Multigene testing may improve life expectancy in those at risk for hereditary breast cancer

By Liz Meszaros, MDLinx
Published April 18, 2017

Key Takeaways

Compared with traditional multigene testing for two genes, testing for variants in seven cancer-associated genes, followed by risk-reduction management, may be a cost-effective way to improve life expectancy in women who are at risk for hereditary breast cancer, according to results from a study published in the April 2017 issue of Value in Health.

For their research, these authors used hypothetical cohorts of women at risk for hereditary breast cancer, and applied a decision-analytic model to compare relative cost and efficacy of the two different test strategies in detecting pathogenic gene variants. The first strategy was the usual BRCA1/2 testing, and the second involved a next-generation 7-gene strategy testing for variants in BRCA1 and BRCA2, as well as in TP53, TEN, CDH1, STK11, and PALB2. Test results were then used to select appropriate breast cancer risk reduction treatment.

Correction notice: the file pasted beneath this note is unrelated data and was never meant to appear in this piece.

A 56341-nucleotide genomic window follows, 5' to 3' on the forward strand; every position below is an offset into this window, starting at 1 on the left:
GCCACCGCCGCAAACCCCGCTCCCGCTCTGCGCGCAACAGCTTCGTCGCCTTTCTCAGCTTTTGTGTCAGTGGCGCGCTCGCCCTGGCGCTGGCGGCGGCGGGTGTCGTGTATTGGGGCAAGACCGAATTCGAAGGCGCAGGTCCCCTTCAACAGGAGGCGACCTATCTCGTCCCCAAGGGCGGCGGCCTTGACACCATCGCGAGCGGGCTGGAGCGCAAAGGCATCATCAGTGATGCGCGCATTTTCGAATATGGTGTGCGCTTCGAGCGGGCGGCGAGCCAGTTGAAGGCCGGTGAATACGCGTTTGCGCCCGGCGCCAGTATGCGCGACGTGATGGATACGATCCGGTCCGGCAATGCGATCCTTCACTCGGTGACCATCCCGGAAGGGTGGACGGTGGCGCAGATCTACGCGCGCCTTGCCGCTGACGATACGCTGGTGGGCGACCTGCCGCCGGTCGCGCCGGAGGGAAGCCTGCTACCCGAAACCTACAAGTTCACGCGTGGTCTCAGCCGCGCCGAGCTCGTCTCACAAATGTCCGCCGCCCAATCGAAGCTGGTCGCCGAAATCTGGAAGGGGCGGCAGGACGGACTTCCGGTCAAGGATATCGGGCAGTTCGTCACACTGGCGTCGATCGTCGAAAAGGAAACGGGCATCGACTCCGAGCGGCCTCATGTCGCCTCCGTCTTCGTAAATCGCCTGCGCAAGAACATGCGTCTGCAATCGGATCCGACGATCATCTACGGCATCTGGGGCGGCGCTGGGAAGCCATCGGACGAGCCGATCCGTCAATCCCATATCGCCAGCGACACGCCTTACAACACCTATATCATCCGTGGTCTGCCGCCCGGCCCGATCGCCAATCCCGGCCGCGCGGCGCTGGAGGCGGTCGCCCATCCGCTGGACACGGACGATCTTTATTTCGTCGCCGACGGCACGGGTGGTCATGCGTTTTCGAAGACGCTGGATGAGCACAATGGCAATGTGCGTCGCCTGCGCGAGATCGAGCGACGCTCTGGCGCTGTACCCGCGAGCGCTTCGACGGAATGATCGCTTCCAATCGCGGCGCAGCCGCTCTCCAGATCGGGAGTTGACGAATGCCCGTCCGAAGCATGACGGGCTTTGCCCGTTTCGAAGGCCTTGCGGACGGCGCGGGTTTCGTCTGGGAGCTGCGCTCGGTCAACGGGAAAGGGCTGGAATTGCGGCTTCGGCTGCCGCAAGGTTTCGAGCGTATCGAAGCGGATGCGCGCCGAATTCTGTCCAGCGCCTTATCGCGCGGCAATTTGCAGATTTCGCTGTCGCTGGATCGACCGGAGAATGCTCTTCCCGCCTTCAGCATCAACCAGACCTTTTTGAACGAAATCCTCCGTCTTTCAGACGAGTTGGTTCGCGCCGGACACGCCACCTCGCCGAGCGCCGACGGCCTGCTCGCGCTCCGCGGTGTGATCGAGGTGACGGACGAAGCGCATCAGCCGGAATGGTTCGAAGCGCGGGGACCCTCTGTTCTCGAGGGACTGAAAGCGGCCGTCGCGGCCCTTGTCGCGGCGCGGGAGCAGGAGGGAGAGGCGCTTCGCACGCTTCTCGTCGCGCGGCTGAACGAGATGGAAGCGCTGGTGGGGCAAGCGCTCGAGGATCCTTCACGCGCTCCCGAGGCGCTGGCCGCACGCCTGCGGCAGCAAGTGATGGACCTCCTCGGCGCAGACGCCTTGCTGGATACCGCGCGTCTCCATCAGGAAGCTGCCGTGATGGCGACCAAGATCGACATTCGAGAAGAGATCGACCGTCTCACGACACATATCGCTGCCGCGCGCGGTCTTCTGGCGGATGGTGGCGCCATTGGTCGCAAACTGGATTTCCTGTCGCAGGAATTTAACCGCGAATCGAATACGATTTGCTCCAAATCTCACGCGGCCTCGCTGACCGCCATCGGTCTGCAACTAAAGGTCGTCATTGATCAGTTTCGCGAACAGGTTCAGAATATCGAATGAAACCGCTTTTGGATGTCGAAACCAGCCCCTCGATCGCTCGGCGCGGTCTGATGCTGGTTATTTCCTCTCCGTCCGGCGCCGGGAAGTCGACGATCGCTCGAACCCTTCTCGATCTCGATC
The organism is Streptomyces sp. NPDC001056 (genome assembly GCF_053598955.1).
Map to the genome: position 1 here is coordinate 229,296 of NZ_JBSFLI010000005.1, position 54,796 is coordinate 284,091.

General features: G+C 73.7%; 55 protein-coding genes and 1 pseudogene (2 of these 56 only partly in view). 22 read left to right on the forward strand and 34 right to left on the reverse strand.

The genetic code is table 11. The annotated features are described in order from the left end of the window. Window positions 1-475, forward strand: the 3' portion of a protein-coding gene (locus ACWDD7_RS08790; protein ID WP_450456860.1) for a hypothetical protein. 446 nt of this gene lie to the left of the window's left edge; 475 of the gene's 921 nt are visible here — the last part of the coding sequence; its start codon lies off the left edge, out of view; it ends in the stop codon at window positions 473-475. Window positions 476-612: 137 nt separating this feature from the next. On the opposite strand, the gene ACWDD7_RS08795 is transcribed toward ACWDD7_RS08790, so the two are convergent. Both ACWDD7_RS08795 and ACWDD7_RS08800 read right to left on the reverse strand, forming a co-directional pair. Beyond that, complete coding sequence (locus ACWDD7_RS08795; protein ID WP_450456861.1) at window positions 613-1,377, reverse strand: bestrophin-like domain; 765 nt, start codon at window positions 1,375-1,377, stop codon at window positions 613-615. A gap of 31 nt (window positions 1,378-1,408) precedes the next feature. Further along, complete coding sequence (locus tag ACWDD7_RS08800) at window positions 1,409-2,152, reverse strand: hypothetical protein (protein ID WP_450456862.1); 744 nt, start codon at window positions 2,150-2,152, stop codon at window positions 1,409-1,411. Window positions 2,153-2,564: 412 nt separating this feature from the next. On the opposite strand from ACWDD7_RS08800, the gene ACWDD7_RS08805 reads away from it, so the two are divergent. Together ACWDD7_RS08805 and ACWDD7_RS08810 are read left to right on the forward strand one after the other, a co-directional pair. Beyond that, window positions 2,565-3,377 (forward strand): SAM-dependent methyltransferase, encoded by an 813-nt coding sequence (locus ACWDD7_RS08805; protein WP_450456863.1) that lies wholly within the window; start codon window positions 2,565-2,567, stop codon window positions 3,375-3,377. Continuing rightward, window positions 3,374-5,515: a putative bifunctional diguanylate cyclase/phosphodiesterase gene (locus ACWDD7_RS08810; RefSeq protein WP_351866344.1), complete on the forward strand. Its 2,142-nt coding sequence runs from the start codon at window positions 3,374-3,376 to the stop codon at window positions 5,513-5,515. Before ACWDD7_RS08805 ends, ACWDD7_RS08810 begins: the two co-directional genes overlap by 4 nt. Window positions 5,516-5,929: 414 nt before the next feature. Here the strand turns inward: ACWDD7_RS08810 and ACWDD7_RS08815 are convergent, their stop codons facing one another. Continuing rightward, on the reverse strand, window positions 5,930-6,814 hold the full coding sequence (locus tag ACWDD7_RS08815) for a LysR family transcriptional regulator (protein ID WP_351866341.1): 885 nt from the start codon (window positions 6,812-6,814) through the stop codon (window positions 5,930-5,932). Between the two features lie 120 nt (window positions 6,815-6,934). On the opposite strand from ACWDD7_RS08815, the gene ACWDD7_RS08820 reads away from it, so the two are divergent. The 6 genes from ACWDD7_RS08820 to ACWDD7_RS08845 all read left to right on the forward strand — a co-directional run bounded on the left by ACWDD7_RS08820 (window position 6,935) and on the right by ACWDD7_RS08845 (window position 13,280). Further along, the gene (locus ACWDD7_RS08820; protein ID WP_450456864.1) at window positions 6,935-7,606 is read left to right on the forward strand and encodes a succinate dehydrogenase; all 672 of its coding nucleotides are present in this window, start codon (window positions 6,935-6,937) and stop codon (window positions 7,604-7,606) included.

In the base-case scenario for 40-and 50-year-old women, the incremental cost-effectiveness ratio (ICER) for the BRCA1/2 test strategy was $23,734 per life-year gained, compared with $42,067 for the 7-gene test strategy. This translated to $48,328 vs $69,920, respectively, per quality-adjusted life-year gained.

According to guidelines from the World Health Organization, these ICER levels are considered cost effective, even for the 7-gene test strategy.

"Pathogenic variants in the BRCA1 and BRCA2 genes explain only about 15% of the breast cancer familial relative risk,” said lead author Yonghong Li, PhD, Quest Diagnostics, USA, “while pathogenic variants in other genes, including TP53, PTEN, CDH1, and PALB2 contribute further to the familial relative risk. The results of this study demonstrate the potential value of newer testing options that allow for the simultaneous analysis of expanded panels of additional genes whose pathogenic variants confer moderate to high risk for breast cancer,” added Dr. Li.

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